The way we were in 2009
We started the year ready for change, but the bad economy put a damper on just about everything.
How are we feeling?Not so hot. At year’s end, only 30% of U.S. voters think the country is heading in the right direction; that’s the lowest proportion since February, though it’s still 13 points higher than a year ago. 71% of voters say they are “very angry” or “somewhat angry” about the current state of national affairs (Rasmussen). Consumer confidence has fallen to a four-month low, and the proportion of Americans who say they are satisfied with their jobs dipped below 50%, with many citing job insecurity along with the lack of new job opportunities. Only 10% believe that now is a good time to find a quality job (Gallup).
What has been the recession’s toll?It has changed the way many of us live. 90% of Americans say they are watching their spending more closely than ever, and 71% say they have cut back on how much they spend every week (Gallup). 62% are buying generic brands to save money; 36% are going to the hairdresser or barber less often; 29% have canceled one or more magazine subscriptions; 20% have cut down on dry cleaning; and 19% have stopped buying coffee each morning. 58% say they curtailed or canceled summer vacations this year, and 46% plan on spending less on Christmas (Harris).
What else do we worry about?63% of Americans are concerned about the swine flu (Ipsos), but about the same number say they haven’t gotten the vaccine and don’t plan to (ABC News). Other issues that have kept us up at night (literally) include health care (cited by 8%), the wars in Iraq and Afghanistan (6%), and global warming (3%) (National Sleep Foundation). On the question of climate change, 42% believe that major lifestyle changes are needed to save the environment (Rasmussen). 63% say they have undertaken such “green’’ measures as recycling more and making their homes more energy-efficient. But only 16% ride a bicycle, carpool, or use public transportation. And those who believe that the release of carbon dioxide and other gases has led to global warming dropped to 51%, from 71% two years ago (Harris).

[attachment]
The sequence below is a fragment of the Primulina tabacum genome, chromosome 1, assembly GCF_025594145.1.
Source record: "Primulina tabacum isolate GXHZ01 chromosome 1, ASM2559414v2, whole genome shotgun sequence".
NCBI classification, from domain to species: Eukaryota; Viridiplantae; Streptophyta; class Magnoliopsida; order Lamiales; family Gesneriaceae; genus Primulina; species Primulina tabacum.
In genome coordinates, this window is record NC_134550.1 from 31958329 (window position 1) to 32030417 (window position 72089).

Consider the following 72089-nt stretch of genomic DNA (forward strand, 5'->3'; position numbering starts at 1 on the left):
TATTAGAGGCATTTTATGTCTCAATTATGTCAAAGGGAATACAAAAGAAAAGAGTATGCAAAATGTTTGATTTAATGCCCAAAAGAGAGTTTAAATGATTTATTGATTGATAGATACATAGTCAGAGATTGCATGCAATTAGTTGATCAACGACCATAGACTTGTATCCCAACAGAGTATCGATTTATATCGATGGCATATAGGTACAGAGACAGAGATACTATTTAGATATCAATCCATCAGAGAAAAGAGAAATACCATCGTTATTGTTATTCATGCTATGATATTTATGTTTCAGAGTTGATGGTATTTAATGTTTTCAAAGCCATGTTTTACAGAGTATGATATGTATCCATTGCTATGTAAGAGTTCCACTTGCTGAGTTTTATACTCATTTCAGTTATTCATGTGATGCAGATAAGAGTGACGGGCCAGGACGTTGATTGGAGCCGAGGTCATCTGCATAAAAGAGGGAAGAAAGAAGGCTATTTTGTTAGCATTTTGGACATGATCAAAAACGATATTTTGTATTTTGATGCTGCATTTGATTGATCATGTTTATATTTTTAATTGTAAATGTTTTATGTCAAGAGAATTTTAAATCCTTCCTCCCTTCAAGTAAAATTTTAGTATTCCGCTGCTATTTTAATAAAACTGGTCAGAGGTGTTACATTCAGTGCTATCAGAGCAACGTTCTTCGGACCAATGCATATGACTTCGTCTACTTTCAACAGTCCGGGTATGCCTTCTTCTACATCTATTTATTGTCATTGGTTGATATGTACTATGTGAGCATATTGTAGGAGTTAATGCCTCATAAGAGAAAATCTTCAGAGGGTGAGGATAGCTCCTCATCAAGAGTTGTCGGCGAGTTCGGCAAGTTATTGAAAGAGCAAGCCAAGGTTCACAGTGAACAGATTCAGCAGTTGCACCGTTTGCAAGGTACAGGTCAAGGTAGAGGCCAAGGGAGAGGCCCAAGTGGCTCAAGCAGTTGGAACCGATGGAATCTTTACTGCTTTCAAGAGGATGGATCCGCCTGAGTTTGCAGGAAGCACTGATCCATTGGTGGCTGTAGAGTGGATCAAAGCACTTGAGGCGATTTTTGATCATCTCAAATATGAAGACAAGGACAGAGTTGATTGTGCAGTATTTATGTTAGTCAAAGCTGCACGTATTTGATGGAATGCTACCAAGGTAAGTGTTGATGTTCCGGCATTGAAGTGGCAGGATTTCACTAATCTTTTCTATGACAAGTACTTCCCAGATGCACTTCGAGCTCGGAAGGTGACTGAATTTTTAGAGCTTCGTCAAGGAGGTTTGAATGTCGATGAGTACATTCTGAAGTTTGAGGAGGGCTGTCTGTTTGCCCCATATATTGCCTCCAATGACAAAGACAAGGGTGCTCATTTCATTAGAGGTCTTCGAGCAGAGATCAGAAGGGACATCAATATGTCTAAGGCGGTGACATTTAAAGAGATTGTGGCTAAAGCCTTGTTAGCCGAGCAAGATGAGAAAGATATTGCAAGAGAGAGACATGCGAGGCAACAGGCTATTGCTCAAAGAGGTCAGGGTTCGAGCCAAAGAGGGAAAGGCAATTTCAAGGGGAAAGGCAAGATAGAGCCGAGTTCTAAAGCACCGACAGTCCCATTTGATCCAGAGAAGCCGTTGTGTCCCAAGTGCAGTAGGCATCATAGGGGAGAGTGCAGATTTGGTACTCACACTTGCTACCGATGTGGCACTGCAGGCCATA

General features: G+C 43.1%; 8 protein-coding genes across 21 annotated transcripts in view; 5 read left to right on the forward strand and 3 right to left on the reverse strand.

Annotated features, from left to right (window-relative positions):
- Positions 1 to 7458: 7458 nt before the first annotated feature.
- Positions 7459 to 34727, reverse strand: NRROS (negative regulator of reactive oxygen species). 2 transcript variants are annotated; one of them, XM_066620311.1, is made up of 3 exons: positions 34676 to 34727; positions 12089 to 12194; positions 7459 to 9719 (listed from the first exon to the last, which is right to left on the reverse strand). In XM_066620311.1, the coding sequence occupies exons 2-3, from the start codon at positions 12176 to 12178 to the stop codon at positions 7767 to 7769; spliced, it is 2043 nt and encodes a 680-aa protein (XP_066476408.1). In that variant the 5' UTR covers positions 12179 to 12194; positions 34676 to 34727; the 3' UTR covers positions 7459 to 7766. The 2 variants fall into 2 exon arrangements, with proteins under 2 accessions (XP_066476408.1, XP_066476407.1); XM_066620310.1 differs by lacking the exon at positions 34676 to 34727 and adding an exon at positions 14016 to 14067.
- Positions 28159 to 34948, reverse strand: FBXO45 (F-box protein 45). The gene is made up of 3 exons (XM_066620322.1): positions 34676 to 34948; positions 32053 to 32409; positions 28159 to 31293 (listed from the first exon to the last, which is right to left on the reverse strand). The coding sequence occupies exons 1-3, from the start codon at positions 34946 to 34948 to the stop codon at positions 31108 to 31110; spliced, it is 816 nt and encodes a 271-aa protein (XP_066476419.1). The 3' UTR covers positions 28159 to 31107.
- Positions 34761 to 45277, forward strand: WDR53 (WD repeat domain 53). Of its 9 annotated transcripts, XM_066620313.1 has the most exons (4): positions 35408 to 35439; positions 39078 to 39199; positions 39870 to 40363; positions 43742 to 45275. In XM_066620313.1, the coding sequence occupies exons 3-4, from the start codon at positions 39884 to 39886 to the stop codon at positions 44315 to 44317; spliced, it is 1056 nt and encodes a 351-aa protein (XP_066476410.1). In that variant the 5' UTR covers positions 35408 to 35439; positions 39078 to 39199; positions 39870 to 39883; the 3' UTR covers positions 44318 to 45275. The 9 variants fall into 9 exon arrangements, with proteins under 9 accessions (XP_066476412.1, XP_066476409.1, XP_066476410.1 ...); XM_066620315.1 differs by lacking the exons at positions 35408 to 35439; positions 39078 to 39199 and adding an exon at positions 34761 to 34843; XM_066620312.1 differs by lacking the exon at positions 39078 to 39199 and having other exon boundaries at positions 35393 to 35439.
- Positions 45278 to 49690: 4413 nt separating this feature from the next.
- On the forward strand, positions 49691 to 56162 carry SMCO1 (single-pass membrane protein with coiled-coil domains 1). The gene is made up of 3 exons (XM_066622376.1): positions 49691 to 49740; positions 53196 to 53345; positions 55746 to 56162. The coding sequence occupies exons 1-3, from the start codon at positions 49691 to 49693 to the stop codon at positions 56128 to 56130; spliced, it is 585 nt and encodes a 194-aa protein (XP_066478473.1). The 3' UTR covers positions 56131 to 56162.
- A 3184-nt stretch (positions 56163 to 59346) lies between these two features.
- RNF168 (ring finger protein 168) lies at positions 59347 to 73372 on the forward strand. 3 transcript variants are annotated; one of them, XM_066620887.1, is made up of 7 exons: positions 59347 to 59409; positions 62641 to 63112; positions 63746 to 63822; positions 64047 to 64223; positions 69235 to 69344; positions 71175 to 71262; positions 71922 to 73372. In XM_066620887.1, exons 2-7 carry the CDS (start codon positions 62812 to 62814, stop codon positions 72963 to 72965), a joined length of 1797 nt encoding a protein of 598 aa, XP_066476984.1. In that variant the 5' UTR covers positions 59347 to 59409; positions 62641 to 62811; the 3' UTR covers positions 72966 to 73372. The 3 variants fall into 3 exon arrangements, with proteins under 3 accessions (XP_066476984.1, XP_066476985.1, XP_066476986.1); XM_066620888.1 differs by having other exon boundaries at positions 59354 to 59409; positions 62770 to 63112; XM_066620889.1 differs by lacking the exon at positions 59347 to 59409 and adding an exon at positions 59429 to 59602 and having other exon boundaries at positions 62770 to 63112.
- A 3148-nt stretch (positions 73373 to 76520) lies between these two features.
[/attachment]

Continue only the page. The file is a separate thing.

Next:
What keeps us going?42% of Americans attend a house of worship nearly every week, and 65% say religion is important in their daily lives (Gallup). While we love our families, our pets are up there, too—58% of pet owners would be willing to perform “mouth to snout” resuscitation on their dog or cat in a medical emergency (Associated Press–Petside.com). And we love to eat, though despite the increasing prevalence of obesity, the proportion of Americans who describe themselves as overweight has dropped from 36% in 2004 to 30% this year (Ipsos). 29% of Americans drink alcohol at least once a week, while 6% admit to drinking daily (Harris). 42% of Americans have smoked marijuana at least once (World Health Organization). We also spend an increasing amount of our time texting one another. Americans on average now send and receive twice as many text messages as phone calls; teens send and receive an average of 1,742 text messages per month (Nielsen). More than a quarter of people ages 14 to 24 say they have engaged in “sexting”—electronically sharing sexually explicit photos or videos of themselves (Associated Press/MTV).
Is it all so bleak?No. Despite the hard times, Americans have not lost their optimistic streak. 88% say that, on balance, they are “satisfied” with their lives, and 54% believe their personal situation will improve over the next five years (Harris). Among the millions who have lost their jobs, 22% say they appreciate the opportunity to spend more time with friends and family, 15% are fixing up their homes, and 14% say they are exercising more (CareerBuilder.com). And while the widespread optimism that greeted the election of the first black president has waned, 40% of Americans say that Barack Obama’s presidency has improved race relations in the U.S., while 60% expect that race relations will improve in the years ahead (USA Today/Gallup). 95% of us say we are “proud to be an American”—close to the record-high 97% registered in the wake of 9/11 (Harris).